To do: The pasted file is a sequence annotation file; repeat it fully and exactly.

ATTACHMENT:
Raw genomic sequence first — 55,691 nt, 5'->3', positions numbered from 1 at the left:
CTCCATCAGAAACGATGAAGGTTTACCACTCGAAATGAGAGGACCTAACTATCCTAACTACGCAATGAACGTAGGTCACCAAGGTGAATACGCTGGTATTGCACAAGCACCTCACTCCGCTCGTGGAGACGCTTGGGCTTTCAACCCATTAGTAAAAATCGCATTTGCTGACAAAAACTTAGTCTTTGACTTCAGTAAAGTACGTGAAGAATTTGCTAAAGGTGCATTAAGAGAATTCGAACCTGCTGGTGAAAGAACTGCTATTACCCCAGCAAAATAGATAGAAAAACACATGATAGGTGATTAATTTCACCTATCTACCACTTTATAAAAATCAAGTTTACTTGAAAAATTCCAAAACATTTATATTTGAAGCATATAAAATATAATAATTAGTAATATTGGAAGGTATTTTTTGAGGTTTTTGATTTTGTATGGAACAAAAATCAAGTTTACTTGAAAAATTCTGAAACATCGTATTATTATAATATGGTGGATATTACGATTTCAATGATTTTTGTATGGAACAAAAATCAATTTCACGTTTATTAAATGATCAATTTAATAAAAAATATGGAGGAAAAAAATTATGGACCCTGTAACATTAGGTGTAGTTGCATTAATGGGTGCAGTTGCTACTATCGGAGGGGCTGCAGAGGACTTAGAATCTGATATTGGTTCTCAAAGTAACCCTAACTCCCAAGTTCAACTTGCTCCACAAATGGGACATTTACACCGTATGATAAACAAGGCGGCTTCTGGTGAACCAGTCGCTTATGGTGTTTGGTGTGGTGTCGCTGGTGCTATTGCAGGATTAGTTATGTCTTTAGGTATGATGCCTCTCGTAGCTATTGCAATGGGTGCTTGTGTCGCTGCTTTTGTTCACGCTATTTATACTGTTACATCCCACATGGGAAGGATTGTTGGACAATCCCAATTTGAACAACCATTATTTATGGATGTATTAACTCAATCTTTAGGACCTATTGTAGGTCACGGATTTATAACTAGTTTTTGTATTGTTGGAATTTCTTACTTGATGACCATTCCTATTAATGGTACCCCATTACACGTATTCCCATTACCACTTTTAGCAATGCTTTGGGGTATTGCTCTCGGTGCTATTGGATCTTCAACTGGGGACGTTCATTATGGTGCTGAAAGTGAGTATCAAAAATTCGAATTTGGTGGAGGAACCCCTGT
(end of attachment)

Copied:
Raw genomic sequence first — 55,691 nt, 5'->3', positions numbered from 1 at the left:
CTCCATCAGAAACGATGAAGGTTTACCACTCGAAATGAGAGGACCTAACTATCCTAACTACGCAATGAACGTAGGTCACCAAGGTGAATACGCTGGTATTGCACAAGCACCTCACTCCGCTCGTGGAGACGCTTGGGCTTTCAACCCATTAGTAAAAATCGCATTTGCTGACAAAAACTTAGTCTTTGACTTCAGTAAAGTACGTGAAGAATTTGCTAAAGGTGCATTAAGAGAATTCGAACCTGCTGGTGAAAGAACTGCTATTACCCCAGCAAAATAGATAGAAAAACACATGATAGGTGATTAATTTCACCTATCTACCACTTTATAAAAATCAAGTTTACTTGAAAAATTCCAAAACATTTATATTTGAAGCATATAAAATATAATAATTAGTAATATTGGAAGGTATTTTTTGAGGTTTTTGATTTTGTATGGAACAAAAATCAAGTTTACTTGAAAAATTCTGAAACATCGTATTATTATAATATGGTGGATATTACGATTTCAATGATTTTTGTATGGAACAAAAATCAATTTCACGTTTATTAAATGATCAATTTAATAAAAAATATGGAGGAAAAAAATTATGGACCCTGTAACATTAGGTGTAGTTGCATTAATGGGTGCAGTTGCTACTATCGGAGGGGCTGCAGAGGACTTAGAATCTGATATTGGTTCTCAAAGTAACCCTAACTCCCAAGTTCAACTTGCTCCACAAATGGGACATTTACACCGTATGATAAACAAGGCGGCTTCTGGTGAACCAGTCGCTTATGGTGTTTGGTGTGGTGTCGCTGGTGCTATTGCAGGATTAGTTATGTCTTTAGGTATGATGCCTCTCGTAGCTATTGCAATGGGTGCTTGTGTCGCTGCTTTTGTTCACGCTATTTATACTGTTACATCCCACATGGGAAGGATTGTTGGACAATCCCAATTTGAACAACCATTATTTATGGATGTATTAACTCAATCTTTAGGACCTATTGTAGGTCACGGATTTATAACTAGTTTTTGTATTGTTGGAATTTCTTACTTGATGACCATTCCTATTAATGGTACCCCATTACACGTATTCCCATTACCACTTTTAGCAATGCTTTGGGGTATTGCTCTCGGTGCTATTGGATCTTCAACTGGGGACGTTCATTATGGTGCTGAAAGTGAGTATCAAAAATTCGAATTTGGTGGAGGAACCCCTGT